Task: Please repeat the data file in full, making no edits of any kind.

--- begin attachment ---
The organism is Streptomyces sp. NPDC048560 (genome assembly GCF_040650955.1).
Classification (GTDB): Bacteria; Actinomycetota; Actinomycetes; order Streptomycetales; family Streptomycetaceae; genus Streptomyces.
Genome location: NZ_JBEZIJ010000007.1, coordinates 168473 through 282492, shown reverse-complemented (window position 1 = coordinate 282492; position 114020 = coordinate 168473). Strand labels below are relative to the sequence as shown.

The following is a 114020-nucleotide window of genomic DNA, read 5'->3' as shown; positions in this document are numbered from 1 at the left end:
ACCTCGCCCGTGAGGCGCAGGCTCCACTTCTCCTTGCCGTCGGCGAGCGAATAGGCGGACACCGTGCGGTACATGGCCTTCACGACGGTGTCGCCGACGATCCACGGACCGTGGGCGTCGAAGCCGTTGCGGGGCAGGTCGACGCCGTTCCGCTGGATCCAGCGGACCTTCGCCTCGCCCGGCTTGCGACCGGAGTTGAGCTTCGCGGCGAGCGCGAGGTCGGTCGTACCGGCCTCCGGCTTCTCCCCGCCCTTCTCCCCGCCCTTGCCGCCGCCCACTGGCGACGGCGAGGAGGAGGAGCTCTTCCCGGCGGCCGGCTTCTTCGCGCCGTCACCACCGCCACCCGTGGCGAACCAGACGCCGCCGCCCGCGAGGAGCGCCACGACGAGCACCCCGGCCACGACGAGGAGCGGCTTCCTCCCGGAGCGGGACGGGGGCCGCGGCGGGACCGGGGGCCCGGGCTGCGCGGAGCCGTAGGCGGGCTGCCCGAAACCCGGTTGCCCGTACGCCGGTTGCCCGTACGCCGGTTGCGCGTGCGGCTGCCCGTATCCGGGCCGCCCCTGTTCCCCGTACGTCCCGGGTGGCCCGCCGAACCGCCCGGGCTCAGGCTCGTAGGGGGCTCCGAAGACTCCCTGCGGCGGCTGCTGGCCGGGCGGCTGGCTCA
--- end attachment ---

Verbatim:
The organism is Streptomyces sp. NPDC048560 (genome assembly GCF_040650955.1).
Classification (GTDB): Bacteria; Actinomycetota; Actinomycetes; order Streptomycetales; family Streptomycetaceae; genus Streptomyces.
Genome location: NZ_JBEZIJ010000007.1, coordinates 168473 through 282492, shown reverse-complemented (window position 1 = coordinate 282492; position 114020 = coordinate 168473). Strand labels below are relative to the sequence as shown.

The following is a 114020-nucleotide window of genomic DNA, read 5'->3' as shown; positions in this document are numbered from 1 at the left end:
ACCTCGCCCGTGAGGCGCAGGCTCCACTTCTCCTTGCCGTCGGCGAGCGAATAGGCGGACACCGTGCGGTACATGGCCTTCACGACGGTGTCGCCGACGATCCACGGACCGTGGGCGTCGAAGCCGTTGCGGGGCAGGTCGACGCCGTTCCGCTGGATCCAGCGGACCTTCGCCTCGCCCGGCTTGCGACCGGAGTTGAGCTTCGCGGCGAGCGCGAGGTCGGTCGTACCGGCCTCCGGCTTCTCCCCGCCCTTCTCCCCGCCCTTGCCGCCGCCCACTGGCGACGGCGAGGAGGAGGAGCTCTTCCCGGCGGCCGGCTTCTTCGCGCCGTCACCACCGCCACCCGTGGCGAACCAGACGCCGCCGCCCGCGAGGAGCGCCACGACGAGCACCCCGGCCACGACGAGGAGCGGCTTCCTCCCGGAGCGGGACGGGGGCCGCGGCGGGACCGGGGGCCCGGGCTGCGCGGAGCCGTAGGCGGGCTGCCCGAAACCCGGTTGCCCGTACGCCGGTTGCCCGTACGCCGGTTGCGCGTGCGGCTGCCCGTATCCGGGCCGCCCCTGTTCCCCGTACGTCCCGGGTGGCCCGCCGAACCGCCCGGGCTCAGGCTCGTAGGGGGCTCCGAAGACTCCCTGCGGCGGCTGCTGGCCGGGCGGCTGGCTCA